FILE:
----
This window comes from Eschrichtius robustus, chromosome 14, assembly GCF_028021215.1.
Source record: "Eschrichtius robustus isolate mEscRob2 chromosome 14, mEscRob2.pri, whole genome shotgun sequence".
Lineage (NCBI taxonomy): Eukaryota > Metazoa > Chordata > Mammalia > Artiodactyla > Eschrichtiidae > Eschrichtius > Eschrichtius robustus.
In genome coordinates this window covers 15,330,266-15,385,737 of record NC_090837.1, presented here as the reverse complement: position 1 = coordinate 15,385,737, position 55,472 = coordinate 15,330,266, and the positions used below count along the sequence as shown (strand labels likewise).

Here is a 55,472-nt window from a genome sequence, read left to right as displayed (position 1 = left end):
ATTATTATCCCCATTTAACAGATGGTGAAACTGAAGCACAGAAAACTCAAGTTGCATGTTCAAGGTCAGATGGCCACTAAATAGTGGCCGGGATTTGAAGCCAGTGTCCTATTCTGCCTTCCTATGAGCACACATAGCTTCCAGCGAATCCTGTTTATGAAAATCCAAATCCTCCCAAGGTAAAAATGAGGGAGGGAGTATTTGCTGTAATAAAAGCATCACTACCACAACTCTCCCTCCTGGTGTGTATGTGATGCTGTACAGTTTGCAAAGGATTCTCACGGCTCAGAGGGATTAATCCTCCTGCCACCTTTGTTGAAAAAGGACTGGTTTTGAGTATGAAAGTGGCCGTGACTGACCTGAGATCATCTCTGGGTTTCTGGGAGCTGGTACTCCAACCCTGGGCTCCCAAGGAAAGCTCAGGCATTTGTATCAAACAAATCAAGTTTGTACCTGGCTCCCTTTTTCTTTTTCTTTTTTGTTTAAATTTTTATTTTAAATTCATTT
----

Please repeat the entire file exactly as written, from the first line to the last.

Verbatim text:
This window comes from Eschrichtius robustus, chromosome 14, assembly GCF_028021215.1.
Source record: "Eschrichtius robustus isolate mEscRob2 chromosome 14, mEscRob2.pri, whole genome shotgun sequence".
Lineage (NCBI taxonomy): Eukaryota > Metazoa > Chordata > Mammalia > Artiodactyla > Eschrichtiidae > Eschrichtius > Eschrichtius robustus.
In genome coordinates this window covers 15,330,266-15,385,737 of record NC_090837.1, presented here as the reverse complement: position 1 = coordinate 15,385,737, position 55,472 = coordinate 15,330,266, and the positions used below count along the sequence as shown (strand labels likewise).

Here is a 55,472-nt window from a genome sequence, read left to right as displayed (position 1 = left end):
ATTATTATCCCCATTTAACAGATGGTGAAACTGAAGCACAGAAAACTCAAGTTGCATGTTCAAGGTCAGATGGCCACTAAATAGTGGCCGGGATTTGAAGCCAGTGTCCTATTCTGCCTTCCTATGAGCACACATAGCTTCCAGCGAATCCTGTTTATGAAAATCCAAATCCTCCCAAGGTAAAAATGAGGGAGGGAGTATTTGCTGTAATAAAAGCATCACTACCACAACTCTCCCTCCTGGTGTGTATGTGATGCTGTACAGTTTGCAAAGGATTCTCACGGCTCAGAGGGATTAATCCTCCTGCCACCTTTGTTGAAAAAGGACTGGTTTTGAGTATGAAAGTGGCCGTGACTGACCTGAGATCATCTCTGGGTTTCTGGGAGCTGGTACTCCAACCCTGGGCTCCCAAGGAAAGCTCAGGCATTTGTATCAAACAAATCAAGTTTGTACCTGGCTCCCTTTTTCTTTTTCTTTTTTGTTTAAATTTTTATTTTAAATTCATTT